Dr. Marty Becker, “America’s Veterinarian,” has spent his life working toward better health for pets and the people who love them. In recent years, “taking the ‘pet’ out of ‘petrified’” and ensuring every pet and pet owner can experience a Fear FreeTM veterinary visit has been his area of greatest commitment and dedication, culminating in the launch of Fear Free certification for veterinarians in March of 2016. Dr. Becker was the resident veterinary contributor on "Good Morning America" for 17 years. He is currently a member of the Board of Directors of the American Humane Association as well as its Chief Veterinary Correspondent, a founding member of Core Team Oz for "The Dr. Oz Show," a member of the Dr. Oz Medical Advisory Panel, and a Today contributor. An adjunct professor at the Washington State University College of Veterinary Medicine, Colorado State University, and the University of Missouri, he has lectured at every veterinary school in the United States. He also serves on the advisory board of World Vets, an international veterinary and disaster relief programs to help animals. A passionate advocate for the human-animal bond, Dr. Becker is as an adjunct professor at the Research Center for Human-Animal Interaction at the University of Missouri's College of Veterinary Medicine. In April 2012, the World Small Animal Veterinary Association named Dr. Becker the recipient of their annual WSAVA Hill’s Excellence in Veterinary Healthcare Award (also known as the Global Companion Animal Veterinarian of the Year). He has also been named Companion Animal Veterinarian of the Year by the Delta Society (now Pet Partners) and the American Veterinary Medical Association. Born in Twin Falls, Idaho, in 1954, Dr. Becker practices at North Idaho Animal Hospital because he loves veterinary medicine, pets and the people who care for them.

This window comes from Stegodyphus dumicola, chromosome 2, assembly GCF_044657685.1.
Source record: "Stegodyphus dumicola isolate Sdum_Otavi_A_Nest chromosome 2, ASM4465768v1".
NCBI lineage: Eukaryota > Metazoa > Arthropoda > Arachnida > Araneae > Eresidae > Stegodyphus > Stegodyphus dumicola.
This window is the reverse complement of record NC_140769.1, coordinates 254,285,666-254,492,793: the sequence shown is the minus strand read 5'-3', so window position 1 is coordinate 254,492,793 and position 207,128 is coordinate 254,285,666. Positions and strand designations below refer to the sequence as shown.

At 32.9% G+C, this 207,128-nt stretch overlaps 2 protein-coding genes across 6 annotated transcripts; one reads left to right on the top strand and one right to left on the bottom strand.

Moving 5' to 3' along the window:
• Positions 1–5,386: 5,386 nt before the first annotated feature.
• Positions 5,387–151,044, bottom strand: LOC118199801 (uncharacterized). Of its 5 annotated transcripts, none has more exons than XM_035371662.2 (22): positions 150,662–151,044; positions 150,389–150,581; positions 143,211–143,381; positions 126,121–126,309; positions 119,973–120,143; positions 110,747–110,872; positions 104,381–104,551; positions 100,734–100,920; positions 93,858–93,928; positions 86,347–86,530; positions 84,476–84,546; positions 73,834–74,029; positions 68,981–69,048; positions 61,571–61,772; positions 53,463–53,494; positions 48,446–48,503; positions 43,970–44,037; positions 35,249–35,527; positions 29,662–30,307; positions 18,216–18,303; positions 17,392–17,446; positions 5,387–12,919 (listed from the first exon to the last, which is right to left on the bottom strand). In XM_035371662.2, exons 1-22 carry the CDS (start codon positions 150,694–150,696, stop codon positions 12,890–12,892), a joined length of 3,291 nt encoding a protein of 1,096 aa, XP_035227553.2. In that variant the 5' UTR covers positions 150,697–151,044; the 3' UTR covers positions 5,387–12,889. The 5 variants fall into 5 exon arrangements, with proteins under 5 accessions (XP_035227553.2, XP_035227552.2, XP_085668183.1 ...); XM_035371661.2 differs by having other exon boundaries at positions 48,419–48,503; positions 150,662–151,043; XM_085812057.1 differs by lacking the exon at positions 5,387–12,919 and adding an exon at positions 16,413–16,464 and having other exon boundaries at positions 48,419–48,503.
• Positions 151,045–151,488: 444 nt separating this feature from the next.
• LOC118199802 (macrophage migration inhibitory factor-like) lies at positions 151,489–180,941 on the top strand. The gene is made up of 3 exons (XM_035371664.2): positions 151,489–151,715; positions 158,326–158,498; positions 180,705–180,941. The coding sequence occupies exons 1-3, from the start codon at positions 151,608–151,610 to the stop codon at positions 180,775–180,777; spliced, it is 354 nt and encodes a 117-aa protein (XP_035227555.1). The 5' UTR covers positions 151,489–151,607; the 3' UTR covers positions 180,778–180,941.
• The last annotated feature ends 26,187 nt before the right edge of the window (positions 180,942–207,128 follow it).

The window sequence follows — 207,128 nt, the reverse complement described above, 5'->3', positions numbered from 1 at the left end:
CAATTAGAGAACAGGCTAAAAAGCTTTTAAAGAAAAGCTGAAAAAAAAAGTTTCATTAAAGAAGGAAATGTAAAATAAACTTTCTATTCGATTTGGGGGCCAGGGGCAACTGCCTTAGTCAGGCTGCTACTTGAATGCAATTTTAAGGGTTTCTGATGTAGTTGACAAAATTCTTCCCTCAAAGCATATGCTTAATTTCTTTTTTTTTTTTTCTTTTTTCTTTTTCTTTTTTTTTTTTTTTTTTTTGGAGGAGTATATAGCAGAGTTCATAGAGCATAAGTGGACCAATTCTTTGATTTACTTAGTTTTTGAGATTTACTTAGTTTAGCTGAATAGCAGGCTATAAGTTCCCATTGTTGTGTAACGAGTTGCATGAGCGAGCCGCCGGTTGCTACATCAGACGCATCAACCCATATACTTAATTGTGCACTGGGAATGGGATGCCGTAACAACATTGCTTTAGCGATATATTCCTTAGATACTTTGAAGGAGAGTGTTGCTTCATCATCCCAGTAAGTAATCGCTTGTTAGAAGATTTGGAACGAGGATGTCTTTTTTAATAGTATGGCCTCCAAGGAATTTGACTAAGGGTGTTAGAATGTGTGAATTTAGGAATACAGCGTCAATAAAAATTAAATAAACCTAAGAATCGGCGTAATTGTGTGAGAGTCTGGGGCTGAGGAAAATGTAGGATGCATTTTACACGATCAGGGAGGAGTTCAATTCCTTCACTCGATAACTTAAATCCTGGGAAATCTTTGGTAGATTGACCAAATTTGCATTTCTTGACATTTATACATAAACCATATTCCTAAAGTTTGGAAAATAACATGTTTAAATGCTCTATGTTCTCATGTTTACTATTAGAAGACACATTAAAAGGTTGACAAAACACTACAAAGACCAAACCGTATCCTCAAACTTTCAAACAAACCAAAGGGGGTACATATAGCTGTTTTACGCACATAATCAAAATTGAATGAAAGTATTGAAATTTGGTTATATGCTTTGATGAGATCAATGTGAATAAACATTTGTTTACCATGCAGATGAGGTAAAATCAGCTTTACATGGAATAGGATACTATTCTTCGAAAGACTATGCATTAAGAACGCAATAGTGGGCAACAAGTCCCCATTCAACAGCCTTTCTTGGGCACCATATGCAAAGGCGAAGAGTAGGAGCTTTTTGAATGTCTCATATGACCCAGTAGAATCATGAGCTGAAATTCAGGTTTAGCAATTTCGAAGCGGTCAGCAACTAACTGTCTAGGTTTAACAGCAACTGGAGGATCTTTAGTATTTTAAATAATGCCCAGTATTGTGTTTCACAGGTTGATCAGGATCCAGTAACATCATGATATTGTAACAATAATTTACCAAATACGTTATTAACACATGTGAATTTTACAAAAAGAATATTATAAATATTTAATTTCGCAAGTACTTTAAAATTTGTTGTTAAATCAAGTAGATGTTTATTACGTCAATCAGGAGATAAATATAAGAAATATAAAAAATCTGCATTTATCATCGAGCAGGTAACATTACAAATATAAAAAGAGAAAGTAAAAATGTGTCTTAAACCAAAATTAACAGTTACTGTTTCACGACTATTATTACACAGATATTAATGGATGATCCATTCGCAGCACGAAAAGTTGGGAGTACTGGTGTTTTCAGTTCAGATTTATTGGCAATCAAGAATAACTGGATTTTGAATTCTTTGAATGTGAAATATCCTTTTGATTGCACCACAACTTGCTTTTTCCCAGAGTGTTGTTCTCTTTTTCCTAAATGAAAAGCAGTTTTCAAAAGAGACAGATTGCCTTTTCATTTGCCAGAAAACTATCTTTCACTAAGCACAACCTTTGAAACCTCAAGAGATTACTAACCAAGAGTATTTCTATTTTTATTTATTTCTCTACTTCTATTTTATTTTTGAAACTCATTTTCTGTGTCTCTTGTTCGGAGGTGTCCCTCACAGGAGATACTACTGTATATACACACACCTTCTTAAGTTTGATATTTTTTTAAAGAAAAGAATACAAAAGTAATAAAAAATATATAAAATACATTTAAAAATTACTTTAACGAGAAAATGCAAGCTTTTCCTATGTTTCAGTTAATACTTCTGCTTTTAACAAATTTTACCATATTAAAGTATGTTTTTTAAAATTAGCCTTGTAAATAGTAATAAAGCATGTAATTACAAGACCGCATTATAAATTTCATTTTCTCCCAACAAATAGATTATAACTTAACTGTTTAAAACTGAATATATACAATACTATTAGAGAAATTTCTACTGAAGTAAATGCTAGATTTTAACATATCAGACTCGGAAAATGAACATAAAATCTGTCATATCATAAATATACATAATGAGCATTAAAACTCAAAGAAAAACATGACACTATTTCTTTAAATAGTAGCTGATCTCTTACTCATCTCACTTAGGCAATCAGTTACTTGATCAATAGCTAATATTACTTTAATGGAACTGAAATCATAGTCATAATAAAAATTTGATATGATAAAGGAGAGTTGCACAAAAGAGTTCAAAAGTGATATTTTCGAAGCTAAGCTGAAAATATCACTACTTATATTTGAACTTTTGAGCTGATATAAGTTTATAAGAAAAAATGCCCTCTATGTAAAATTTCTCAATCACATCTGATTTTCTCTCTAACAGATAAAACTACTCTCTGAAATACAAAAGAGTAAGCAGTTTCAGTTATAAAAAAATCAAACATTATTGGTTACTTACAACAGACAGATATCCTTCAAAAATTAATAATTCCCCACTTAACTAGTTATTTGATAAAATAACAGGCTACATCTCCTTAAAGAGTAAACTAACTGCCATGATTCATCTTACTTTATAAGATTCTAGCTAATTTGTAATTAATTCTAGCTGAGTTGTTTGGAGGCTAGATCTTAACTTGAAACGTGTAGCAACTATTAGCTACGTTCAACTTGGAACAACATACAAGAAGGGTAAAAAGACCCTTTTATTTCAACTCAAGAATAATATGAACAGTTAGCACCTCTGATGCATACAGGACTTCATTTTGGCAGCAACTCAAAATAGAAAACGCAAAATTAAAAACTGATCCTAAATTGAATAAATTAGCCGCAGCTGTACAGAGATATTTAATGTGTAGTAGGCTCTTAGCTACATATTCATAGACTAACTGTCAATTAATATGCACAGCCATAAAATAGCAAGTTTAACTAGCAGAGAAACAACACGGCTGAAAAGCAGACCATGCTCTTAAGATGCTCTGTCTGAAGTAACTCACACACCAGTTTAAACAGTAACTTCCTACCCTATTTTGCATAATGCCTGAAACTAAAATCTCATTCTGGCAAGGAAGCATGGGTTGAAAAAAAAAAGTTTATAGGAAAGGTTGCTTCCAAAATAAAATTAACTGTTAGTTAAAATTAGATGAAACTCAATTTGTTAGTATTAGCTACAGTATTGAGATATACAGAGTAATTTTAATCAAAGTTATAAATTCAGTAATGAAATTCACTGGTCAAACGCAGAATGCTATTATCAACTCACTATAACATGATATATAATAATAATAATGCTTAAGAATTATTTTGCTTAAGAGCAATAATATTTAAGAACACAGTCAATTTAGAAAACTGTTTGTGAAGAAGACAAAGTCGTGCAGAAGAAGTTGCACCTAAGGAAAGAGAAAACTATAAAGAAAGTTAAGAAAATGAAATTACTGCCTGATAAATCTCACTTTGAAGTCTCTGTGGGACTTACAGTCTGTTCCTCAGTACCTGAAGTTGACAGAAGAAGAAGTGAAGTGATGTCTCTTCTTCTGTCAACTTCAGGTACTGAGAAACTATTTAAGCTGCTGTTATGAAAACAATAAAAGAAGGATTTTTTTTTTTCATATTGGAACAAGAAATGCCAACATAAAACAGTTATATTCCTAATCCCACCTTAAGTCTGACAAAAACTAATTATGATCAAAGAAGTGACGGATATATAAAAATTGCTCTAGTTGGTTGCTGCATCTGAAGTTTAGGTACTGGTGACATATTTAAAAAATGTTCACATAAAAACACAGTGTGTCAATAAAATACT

10:00 am - 2:00 pm

Exhibit Hall Open


11:00 am - 12:30 pm

Break - Lunch Concessions Available for Purchase


11:15 am - 12:00 pm

Round Table Topics

Regional Round Tables:
-North Central
-South Central
-Southeast
-Northeast
-Southwest
-Pacific Coast
-International

12:30 pm - 2:30 pm

Lights, Camera, Action! Creating Superstars is Your Business

Toni Mark, M.A., KPA-CTP and Michelle Mullins, CPDT-KA, KPA-CTP Working on photo and video shoots can be stressful situations especially for animals and their owners. Michelle and Toni are passionate the animals and their pet parents have an amazing experience on set even if they have little to no experience. After several years and many shoots later, they have learned the tricks of the trade to ensuring the animal remains comfortable and happy so the photographer or videographer can get the perfect shot. Join Michelle and Toni as they address how, as trainers, you can do the same and incorporate your skills as services for local companies, family portraits, wedding services and other outlets.
Goals will be to:
-Understand the trainer’s role in a photo/video shoot and how to work cohesively with the team to maximize the opportunity of getting the shot while being the best advocate for the animal.
-Identify potential career opportunities by including this expertise as an additional service for clients.
-Understand ways to make the animal the most comfortable in a potentially stressful short-term situation.
Michelle Mullins and Toni Mark make up the Training & Behavior Education Department for Radio Systems Corporation PetSafe® brand. Michelle is is a Karen Pryor Academy Certified Training Partner, a Certified Professional Dog Trainer and TAGTeach Primary Level Certified. Toni is a Karen Pryor Academy Certified Training Partner and has a Masters degree in Communication. She has also completed the Karen Pryor Academy Shelter Training and Enrichment Program One of their responsibilities is to handle animals at the photo and video shoots for the PetSafe brand. This duty requires they have the dog or cat in the correct position for the right shot, but more importantly, ensure that the dog or cat remain comfortable, relaxed and happy during the entire shoot. This process also includes creating a cooperative and comfortable environment between the pet owner, photographer and trainer to ensure the animal is in a non-stressful environment and is handled with the utmost care. After several years and many photo shoots for a large corporation, they have learned the tricks to the trade to take an average pet and make him a superstar!

12:30 pm - 2:30 pm